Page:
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Thomas à Becket Shrine

From the Tabard Inn to Canterbury

Melvyn Bragg travels to the great mediaeval cathedral of Canterbury, with its shrine to the martyr, St Thomas à Becket. It inspired the pilgrims described by Geoffrey Chaucer in 1395 in The Canterbury Tales, as they set out from the Tabard Inn in Southwark. Chaucer decided to write in English, which was beginning to take over from the Norman French of court and government and the Latin of church and learning.

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Chaucer - the champion of English
The fact that Chaucer wrote in English (now referred to as Middle English), rather than French or Latin like many of his fellow writers, meant that ordinary folk could enjoy the Canterbury Tales and their vivid characters - among them the sexy Wife of Bath with her five husbands, the snobbish Prioress and the cynical Pardoner. Chaucer captured the vividness, humour, bawdiness and poetry of spoken English. That is what makes his Tales so irresistible, according to Terry Jones, ex Python and children's writer. Sound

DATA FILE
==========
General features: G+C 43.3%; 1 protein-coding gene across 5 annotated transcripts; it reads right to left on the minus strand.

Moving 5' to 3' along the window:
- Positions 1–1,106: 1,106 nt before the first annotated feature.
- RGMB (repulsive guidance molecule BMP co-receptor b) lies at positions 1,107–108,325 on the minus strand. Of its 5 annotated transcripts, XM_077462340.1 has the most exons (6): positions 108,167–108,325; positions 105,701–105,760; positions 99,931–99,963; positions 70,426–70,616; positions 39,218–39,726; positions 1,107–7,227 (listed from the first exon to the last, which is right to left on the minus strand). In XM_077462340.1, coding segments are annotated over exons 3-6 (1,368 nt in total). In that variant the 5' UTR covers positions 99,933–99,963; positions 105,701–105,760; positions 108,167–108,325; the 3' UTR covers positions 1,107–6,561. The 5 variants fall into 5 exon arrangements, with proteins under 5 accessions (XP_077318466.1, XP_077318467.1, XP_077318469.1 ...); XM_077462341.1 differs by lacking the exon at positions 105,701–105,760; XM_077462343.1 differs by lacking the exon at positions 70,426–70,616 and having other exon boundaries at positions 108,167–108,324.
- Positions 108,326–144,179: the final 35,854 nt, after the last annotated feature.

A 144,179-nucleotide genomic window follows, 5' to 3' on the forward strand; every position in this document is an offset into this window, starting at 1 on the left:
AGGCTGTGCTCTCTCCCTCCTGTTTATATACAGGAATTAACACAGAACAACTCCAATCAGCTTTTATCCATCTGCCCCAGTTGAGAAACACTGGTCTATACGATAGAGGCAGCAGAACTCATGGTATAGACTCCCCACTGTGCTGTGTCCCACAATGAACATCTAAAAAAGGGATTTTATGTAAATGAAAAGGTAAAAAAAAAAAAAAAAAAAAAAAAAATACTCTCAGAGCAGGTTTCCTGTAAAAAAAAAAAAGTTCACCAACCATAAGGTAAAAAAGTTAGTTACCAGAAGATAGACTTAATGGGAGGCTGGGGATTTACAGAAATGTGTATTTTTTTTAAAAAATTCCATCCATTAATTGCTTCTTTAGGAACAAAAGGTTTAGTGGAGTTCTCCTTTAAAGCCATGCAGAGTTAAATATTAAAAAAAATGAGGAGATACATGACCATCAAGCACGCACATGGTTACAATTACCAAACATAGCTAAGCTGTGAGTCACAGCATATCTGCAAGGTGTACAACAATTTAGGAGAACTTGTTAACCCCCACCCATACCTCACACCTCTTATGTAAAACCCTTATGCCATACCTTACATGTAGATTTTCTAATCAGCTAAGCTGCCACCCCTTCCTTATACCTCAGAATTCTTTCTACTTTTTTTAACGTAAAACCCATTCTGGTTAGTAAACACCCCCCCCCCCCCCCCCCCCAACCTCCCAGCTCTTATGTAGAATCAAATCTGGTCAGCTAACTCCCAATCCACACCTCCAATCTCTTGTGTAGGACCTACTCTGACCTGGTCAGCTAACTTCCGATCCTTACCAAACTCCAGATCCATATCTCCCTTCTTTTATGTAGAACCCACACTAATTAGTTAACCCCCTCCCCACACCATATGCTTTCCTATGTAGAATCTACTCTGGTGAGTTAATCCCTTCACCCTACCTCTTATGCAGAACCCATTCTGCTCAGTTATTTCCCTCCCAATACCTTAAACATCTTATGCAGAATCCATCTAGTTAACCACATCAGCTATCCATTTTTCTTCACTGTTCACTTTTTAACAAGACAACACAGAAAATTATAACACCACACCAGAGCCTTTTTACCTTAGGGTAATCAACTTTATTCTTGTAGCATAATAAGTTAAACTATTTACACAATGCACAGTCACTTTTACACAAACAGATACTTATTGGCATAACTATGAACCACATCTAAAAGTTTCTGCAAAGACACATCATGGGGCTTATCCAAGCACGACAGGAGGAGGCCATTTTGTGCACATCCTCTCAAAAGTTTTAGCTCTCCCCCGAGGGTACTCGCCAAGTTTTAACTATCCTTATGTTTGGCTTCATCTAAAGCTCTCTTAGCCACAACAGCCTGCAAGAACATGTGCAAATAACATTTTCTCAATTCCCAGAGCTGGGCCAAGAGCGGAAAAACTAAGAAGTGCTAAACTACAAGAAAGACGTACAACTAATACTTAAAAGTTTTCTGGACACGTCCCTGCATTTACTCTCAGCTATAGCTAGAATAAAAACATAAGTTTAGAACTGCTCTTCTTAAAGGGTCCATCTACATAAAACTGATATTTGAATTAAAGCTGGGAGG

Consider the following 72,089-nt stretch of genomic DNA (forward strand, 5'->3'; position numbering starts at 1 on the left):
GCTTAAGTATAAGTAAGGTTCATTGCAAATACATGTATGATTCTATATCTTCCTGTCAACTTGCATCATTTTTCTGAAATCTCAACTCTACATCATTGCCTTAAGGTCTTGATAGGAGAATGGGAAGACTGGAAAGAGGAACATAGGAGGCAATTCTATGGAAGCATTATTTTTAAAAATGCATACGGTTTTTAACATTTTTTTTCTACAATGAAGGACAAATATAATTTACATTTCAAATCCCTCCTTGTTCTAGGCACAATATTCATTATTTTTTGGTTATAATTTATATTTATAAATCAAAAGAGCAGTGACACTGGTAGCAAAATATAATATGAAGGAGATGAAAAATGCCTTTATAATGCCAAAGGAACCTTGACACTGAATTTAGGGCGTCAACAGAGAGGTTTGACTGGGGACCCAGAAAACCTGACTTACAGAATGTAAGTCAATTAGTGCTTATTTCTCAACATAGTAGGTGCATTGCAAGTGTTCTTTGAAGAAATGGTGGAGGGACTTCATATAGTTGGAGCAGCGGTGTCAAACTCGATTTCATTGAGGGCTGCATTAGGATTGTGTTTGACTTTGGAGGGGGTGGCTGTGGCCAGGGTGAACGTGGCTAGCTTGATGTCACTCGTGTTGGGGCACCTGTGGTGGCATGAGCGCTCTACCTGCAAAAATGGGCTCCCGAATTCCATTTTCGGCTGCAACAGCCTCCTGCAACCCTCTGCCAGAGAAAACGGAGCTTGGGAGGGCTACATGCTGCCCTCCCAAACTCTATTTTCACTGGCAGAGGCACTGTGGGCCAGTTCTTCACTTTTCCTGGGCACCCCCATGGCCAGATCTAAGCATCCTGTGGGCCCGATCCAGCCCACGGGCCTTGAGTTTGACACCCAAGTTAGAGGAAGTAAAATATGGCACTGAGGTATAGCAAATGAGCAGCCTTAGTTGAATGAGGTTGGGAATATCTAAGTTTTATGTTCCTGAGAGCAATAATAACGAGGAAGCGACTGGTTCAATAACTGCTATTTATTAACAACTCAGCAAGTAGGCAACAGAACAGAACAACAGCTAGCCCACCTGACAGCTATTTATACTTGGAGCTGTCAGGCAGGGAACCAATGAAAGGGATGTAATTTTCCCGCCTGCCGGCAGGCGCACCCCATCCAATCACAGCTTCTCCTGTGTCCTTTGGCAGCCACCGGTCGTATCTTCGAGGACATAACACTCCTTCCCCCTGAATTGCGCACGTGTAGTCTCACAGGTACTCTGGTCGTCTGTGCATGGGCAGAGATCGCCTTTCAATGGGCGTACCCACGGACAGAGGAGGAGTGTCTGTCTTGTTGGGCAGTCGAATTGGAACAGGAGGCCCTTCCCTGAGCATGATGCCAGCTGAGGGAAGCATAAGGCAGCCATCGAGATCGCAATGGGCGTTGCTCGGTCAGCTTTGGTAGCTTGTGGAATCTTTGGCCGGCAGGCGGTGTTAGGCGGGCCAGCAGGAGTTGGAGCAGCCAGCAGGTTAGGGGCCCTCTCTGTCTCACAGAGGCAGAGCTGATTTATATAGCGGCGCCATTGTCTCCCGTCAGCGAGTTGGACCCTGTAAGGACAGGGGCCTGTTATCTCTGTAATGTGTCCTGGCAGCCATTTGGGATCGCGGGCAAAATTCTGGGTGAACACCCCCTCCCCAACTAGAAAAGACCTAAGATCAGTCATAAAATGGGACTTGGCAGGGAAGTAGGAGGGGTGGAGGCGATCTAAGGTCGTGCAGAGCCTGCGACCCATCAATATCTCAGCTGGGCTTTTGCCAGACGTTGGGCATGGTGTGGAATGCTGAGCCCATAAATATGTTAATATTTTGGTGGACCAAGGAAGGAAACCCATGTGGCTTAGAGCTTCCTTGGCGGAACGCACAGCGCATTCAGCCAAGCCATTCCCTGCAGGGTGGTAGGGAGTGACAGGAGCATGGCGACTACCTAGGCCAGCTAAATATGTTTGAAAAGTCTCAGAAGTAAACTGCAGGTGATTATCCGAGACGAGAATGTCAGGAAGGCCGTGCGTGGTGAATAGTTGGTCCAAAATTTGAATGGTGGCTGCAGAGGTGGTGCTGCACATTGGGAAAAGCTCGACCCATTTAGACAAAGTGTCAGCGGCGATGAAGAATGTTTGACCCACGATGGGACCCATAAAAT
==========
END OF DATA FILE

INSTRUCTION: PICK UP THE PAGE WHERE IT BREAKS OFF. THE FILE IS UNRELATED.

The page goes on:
The Canterbury Tales
The late fourteenth century world was still very much one of the spoken word. Books were copied out by hand and were a rare luxury till the advent of the printing press 70 years later. The educated elite could read, but they preferred to hear texts read out loud for entertainment. The Canterbury Tales, with their earthy humour and and vivid dialogue, were a runaway success. Although they sound just like ordinary people talking, the Tales are in fact a complex work of literature - a long poem with rhymes as Dr Ruth Evans of Cardiff University emphasised Sound

Chaucer's dialects
In Chaucer's time, English still had marked regional differences. He wrote in the East Midlands dialect (covering London, Oxford and Cambridge), the most influential in forming Modern English. But he knew the Northern dialect too and it is spoken by the two northern clerks in the Reeve's Tale. Martin Starkie, of the Chaucer Centre in Canterbury, illustrates this with a reading from Neville Coghill's translation of the Canterbury Tales into modern English. Sound


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